US9354955B1 (en) 2014-03-19 2016-05-31 Western Digital Technologies, Inc. Partial garbage collection for fast error handling and optimized garbage collection for the invisible band
US10061696B2 (en) 2014-03-19 2018-08-28 Western Digital Technologies, Inc. Partial garbage collection for fast error handling and optimized garbage collection for the invisible band
US9348520B2 (en) 2014-03-24 2016-05-24 Western Digital Technologies, Inc. Lifetime extension of non-volatile semiconductor memory for data storage device
US9268487B2 (en) 2014-03-24 2016-02-23 Western Digital Technologies, Inc. Method and apparatus for restricting writes to solid state memory when an end-of life condition is reached
US9448742B2 (en) 2014-03-27 2016-09-20 Western Digital Technologies, Inc. Communication between a host and a secondary storage device
US9672942B2 (en) * 2014-04-22 2017-06-06 Samsung Electronics Co., Ltd. Data decoding method of non-volatile memory device and apparatus for performing the method
US20150303948A1 (en) * 2014-04-22 2015-10-22 Pil Sang Yoon Data decoding method of non-volatile memory device and apparatus for performing the method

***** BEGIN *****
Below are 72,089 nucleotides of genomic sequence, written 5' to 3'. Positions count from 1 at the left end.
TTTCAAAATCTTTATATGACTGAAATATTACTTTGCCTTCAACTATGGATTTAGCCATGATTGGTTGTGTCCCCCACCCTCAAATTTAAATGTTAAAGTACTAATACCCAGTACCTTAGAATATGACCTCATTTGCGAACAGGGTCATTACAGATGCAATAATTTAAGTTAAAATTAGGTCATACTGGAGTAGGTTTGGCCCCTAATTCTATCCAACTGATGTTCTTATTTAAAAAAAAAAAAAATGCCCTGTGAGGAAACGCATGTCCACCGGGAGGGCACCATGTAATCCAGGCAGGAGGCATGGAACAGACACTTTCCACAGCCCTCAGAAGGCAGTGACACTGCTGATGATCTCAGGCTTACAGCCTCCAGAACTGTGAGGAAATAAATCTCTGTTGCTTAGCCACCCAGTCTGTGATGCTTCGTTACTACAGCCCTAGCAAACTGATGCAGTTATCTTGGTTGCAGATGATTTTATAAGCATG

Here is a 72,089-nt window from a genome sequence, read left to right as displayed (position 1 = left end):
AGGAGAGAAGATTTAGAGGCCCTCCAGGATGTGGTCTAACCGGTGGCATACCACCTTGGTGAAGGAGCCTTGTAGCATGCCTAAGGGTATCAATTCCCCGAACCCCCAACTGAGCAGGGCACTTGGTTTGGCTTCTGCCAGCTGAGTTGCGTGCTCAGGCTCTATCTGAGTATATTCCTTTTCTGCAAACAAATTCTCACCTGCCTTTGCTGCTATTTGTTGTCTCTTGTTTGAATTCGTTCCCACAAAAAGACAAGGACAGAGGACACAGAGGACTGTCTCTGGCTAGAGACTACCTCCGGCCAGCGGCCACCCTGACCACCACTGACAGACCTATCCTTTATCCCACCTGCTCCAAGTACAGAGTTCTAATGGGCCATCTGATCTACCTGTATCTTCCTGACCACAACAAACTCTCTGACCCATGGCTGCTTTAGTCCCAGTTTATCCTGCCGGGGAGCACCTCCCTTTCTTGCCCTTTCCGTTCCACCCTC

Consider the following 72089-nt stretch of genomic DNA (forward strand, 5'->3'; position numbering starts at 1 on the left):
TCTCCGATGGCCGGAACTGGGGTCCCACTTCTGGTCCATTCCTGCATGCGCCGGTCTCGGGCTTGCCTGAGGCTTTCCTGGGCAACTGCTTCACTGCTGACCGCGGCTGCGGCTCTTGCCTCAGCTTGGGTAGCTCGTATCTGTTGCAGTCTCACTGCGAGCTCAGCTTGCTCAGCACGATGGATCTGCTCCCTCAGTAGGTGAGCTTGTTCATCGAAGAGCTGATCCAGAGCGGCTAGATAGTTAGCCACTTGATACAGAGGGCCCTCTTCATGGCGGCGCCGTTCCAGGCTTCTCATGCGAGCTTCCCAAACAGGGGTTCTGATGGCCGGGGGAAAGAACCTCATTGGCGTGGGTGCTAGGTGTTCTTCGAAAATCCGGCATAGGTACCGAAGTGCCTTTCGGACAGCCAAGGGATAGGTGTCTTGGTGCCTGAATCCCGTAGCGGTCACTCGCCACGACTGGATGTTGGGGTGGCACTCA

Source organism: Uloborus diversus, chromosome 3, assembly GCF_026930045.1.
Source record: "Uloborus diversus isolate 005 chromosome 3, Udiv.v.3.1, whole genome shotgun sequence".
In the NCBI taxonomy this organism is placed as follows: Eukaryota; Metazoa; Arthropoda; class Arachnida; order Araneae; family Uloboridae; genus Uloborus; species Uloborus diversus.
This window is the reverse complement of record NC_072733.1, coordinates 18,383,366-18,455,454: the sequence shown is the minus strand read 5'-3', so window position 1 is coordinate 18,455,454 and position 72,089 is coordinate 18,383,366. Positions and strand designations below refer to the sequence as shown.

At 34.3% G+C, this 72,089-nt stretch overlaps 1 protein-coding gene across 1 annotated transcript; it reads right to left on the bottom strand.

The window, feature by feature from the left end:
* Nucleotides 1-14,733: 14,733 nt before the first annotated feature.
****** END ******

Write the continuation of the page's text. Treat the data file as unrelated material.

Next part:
US9564212B2 (en) 2014-05-06 2017-02-07 Western Digital Technologies, Inc. Solid-state memory corruption mitigation
US9690696B1 (en) 2014-05-14 2017-06-27 Western Digital Technologies, Inc. Lifetime extension of memory for data storage system
US9472222B2 (en) 2014-05-16 2016-10-18 Western Digital Technologies, Inc. Vibration mitigation for a data storage device
US9672934B2 (en) 2014-09-10 2017-06-06 Western Digital Technologies, Inc. Temperature compensation management in solid-state memory
US9275741B1 (en) 2014-09-10 2016-03-01 Western Digital Technologies, Inc. Temperature compensation management in solid-state memory